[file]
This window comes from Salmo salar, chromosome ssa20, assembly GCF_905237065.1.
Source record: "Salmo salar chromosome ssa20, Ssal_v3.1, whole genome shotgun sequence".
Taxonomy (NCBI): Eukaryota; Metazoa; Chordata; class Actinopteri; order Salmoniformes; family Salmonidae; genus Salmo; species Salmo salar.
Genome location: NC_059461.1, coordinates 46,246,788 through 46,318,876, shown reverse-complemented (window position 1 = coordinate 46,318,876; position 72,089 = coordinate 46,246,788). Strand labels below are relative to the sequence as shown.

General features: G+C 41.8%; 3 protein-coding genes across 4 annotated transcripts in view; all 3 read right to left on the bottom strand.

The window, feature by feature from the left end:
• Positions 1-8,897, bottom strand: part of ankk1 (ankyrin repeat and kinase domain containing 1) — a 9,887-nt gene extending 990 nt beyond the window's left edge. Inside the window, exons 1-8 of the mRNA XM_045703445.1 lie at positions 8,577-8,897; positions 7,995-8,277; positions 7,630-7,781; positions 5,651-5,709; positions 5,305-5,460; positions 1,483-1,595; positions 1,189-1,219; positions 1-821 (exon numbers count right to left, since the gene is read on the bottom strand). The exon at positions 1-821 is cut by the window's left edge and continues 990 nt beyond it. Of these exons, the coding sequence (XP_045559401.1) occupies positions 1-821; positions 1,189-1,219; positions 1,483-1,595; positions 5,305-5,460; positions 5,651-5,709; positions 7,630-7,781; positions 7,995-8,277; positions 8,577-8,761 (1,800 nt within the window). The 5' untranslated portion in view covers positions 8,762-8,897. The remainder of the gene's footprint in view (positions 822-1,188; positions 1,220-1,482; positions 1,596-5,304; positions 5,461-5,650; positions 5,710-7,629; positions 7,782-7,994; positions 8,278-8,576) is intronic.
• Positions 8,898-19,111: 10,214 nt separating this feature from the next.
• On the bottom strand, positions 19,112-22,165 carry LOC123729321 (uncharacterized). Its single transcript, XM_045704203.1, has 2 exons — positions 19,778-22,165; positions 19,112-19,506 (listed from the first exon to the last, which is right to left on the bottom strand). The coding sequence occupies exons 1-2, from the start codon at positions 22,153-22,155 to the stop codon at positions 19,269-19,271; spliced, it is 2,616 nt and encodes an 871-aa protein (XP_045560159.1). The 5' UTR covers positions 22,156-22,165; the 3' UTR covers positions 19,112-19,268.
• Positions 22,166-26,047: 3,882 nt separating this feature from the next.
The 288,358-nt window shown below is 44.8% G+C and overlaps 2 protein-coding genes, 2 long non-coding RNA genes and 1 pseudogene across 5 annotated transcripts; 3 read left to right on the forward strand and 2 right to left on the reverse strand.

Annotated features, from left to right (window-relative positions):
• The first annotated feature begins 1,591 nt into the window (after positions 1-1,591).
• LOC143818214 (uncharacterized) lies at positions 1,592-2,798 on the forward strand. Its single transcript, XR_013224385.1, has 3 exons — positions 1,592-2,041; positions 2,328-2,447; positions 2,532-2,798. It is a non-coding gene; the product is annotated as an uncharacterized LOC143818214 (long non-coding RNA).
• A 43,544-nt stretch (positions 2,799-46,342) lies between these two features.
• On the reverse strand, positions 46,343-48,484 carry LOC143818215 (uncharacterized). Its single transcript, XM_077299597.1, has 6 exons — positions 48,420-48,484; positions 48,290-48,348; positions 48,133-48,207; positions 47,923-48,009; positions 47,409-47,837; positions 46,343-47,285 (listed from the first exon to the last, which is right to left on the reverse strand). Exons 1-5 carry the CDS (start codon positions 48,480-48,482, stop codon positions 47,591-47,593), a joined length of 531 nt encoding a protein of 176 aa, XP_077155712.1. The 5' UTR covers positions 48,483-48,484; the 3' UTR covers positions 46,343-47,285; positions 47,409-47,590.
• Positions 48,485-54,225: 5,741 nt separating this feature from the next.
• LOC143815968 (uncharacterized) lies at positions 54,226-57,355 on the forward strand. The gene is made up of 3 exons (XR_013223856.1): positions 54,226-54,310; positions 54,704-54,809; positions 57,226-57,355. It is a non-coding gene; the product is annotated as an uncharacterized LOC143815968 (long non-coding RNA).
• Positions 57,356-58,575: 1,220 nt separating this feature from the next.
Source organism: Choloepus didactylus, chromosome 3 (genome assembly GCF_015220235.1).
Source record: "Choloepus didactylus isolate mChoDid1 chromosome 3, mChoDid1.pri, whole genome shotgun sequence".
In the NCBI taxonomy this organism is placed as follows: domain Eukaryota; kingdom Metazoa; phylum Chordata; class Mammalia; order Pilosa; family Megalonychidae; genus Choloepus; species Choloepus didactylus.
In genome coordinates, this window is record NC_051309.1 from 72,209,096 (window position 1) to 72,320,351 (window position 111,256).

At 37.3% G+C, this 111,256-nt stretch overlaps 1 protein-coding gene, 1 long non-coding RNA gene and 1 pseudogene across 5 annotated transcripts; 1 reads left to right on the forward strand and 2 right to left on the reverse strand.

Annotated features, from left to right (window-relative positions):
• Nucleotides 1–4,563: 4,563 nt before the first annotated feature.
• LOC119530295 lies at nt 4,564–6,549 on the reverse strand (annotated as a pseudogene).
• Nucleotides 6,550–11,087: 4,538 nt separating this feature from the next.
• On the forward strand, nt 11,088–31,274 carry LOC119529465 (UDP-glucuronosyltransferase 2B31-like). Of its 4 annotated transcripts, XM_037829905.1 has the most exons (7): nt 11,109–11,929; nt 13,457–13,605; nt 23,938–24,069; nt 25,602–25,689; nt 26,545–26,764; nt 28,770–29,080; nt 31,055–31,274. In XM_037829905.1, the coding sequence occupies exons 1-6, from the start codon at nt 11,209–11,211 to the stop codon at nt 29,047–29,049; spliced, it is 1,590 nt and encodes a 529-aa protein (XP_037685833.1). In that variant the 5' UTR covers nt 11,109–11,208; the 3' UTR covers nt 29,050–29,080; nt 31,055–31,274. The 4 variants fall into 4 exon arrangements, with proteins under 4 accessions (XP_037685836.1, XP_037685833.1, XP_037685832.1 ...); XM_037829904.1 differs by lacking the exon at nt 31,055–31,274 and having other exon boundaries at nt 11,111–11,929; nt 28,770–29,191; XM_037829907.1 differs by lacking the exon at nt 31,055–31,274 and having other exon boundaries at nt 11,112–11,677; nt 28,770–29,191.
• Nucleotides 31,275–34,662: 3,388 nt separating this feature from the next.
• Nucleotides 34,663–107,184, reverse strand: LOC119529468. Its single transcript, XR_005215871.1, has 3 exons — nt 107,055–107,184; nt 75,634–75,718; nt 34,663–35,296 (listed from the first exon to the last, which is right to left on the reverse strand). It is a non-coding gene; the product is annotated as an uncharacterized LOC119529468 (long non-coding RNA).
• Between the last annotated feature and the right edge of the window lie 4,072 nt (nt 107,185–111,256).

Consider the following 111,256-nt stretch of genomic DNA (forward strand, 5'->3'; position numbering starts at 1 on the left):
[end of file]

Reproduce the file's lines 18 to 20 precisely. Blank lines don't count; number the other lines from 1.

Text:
• LOC143815968 (uncharacterized) lies at positions 54,226-57,355 on the forward strand. The gene is made up of 3 exons (XR_013223856.1): positions 54,226-54,310; positions 54,704-54,809; positions 57,226-57,355. It is a non-coding gene; the product is annotated as an uncharacterized LOC143815968 (long non-coding RNA).
• Positions 57,356-58,575: 1,220 nt separating this feature from the next.
Source organism: Choloepus didactylus, chromosome 3 (genome assembly GCF_015220235.1).